And Nat the nihilist just doesn’t think he could take it…

 

Power down, but smartphones survive

Obviously this piece was a gem of directorial and scriptwriting brilliance. One master-stroke was to make sure you were scared by having a lot of characters make it known that “things are getting genuinely scary now” or “it’s really scary”. But there were a couple of gaping plot holes in Blackout.

Viewers were understandably baffled by the long battery life of the phones and cameras the characters were using, or the fact that broadcasts were still going out that may have been reliant on the grid…

 

Others took the show’s commentary on power infrastructure very seriously though. Hyundai got in there with the PR message…

 

Terry thought it proved those windfarm naysayers were just crazy fools (although, Terry, I’m fairly certain windfarms feed into the grid, which was taken out as a whole)…

 

Jack Johnson (shouldn’t he be twiddling a guitar somewhere?) provided us with this terse truism that really summed up most people’s feelings…

 

FIRE!!!!

And for all its good intentions (this surely wasn’t some protracted piece of scaremongering? Say it ain’t so!), people didn’t quite get the message on how to survive after a big old cyber strike.

I was particularly concerned for people who still wanted to go out and buy candles, even though one of the major fallouts of the attack was the spread of fires from, you guessed it, excessive use of candles…

 

Don’t do it Lauren! Anyway, at least you weren’t just taking the mick like others were…

 

 

Anyway, Chris spoke for all of us with this little note…

 

Anyway, the overall message here is that a catastrophic cyber bomb is going to land imminently and we should all get the tin foil hats out to direct any denial of service attacks away from our puny brains and stock up on supplies. Advice? Just stay at home. And please, please, please do not buy candles.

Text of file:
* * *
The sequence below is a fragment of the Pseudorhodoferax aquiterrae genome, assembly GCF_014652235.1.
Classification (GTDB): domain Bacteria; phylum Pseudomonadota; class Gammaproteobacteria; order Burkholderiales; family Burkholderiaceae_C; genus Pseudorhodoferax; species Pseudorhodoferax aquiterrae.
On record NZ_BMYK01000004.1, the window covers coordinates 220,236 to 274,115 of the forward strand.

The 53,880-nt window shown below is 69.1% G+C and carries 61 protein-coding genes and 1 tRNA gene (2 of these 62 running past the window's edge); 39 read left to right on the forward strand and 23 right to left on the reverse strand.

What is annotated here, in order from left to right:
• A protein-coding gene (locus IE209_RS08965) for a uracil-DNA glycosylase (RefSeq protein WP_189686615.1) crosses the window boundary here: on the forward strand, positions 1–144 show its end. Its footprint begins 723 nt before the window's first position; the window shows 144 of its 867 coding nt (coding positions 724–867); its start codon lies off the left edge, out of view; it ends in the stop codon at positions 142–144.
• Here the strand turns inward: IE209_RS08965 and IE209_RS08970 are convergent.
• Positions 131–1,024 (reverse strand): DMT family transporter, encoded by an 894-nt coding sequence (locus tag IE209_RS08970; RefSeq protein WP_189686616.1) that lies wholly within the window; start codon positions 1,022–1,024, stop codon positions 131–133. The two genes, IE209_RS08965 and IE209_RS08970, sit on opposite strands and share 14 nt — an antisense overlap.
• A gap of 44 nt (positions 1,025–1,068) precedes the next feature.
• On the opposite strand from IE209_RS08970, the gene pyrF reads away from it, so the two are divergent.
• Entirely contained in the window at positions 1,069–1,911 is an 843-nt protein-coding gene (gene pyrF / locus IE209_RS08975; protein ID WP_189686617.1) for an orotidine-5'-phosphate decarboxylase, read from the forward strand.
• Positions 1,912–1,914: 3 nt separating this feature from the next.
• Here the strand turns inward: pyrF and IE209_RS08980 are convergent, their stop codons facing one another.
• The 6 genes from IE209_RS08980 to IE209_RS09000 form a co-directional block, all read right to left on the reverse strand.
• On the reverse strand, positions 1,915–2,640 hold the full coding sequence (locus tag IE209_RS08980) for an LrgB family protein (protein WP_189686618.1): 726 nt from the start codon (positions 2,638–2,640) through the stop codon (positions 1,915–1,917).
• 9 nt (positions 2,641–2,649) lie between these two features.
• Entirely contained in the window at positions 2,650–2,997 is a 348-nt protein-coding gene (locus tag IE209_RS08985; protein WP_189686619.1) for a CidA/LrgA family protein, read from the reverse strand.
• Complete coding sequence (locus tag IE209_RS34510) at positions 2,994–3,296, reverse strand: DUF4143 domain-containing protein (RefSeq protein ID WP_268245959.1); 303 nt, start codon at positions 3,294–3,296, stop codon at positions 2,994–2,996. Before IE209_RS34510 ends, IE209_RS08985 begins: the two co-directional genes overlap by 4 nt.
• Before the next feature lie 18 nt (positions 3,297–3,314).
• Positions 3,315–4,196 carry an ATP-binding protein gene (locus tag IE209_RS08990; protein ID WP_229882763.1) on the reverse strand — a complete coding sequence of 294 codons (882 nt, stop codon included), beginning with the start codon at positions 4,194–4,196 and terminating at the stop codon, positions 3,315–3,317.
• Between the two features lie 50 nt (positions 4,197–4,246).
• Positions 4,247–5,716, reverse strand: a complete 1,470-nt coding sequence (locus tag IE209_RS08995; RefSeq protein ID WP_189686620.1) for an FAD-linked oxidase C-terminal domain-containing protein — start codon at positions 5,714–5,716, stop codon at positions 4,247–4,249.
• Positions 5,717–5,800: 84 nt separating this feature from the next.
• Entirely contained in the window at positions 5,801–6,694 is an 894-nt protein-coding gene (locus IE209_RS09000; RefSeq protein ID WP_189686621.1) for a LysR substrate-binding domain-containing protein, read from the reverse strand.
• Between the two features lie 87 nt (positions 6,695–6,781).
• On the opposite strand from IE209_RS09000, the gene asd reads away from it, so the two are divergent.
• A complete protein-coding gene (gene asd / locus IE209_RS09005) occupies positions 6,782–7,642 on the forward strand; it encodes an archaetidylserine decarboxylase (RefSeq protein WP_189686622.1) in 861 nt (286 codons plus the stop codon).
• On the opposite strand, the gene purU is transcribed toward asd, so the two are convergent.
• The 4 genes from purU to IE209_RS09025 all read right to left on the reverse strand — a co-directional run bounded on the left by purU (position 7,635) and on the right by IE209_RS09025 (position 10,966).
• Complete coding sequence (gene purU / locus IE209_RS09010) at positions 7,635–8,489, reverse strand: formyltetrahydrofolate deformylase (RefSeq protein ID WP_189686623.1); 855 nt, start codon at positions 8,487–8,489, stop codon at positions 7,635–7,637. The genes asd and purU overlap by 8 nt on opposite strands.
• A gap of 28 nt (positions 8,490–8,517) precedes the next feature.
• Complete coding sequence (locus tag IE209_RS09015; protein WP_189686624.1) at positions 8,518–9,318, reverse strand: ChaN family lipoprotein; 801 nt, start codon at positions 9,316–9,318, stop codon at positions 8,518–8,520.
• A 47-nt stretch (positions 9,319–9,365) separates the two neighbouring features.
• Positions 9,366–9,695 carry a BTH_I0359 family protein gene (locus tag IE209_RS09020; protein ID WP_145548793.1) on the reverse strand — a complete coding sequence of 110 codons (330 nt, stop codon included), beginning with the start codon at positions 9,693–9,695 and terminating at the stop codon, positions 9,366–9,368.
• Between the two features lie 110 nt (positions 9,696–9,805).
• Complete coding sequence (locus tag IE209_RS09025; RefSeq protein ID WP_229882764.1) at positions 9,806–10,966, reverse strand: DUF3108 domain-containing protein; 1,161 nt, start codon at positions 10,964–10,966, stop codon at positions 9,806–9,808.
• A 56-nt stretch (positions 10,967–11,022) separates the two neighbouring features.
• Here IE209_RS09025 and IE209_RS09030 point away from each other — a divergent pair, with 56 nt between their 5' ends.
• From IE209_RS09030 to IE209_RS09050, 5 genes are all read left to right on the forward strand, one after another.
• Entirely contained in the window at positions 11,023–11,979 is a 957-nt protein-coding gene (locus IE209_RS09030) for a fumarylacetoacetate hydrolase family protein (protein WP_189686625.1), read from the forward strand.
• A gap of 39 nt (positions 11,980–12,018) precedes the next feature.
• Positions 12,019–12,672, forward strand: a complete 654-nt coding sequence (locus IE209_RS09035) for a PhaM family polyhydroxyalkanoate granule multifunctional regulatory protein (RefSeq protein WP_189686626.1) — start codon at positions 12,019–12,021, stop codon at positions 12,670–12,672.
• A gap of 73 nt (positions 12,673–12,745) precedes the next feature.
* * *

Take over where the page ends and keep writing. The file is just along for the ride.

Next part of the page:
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  1. Ha, nicely skewered, Tom. Hyundai is, of course, the vehicle manufacturer of choice for that other sober, realistic drama, ‘The Walking Dead’, so they’re obviously looking out for black swans :)

    PS – shouldn’t you be wearing a tinfoil hat in your mugshot?

    1. Tinfoil hat? srsly? You do realize that the gubment has been forcing the manufacturers to put nano chips in the tinfoil because they were having problems with their satellites reading your mind.

    1. See Tom, We warned you it was dangerous.

      In strict (old-fashioned) English, “titular” means “nominal” or “having the title but no power” (Queen Elizabeth is – kind of – titular ruler of Great Britain).

      “Eponymous” means “the person or thing in the title”.

      However, “titular” has been so widely used for the latter meaning that it has entered several dictionaries (and Tom’s speech). Our use is defensible, but we enjoy correction.

      Peter Judge

  2. I was one of the lad banter types starring in this and I can confirm that the humour in blackout… Was ment to be funny.

    This review is the best I’ve seen, made me proper belly laugh…. Brilliantly done :0)

  3. I was one of the lad banter types starring in Blackout and I can confirm that some of it was indeed ment to be comedic.

    this though is the best review I’ve read. Brilliantly done made me proper belly laugh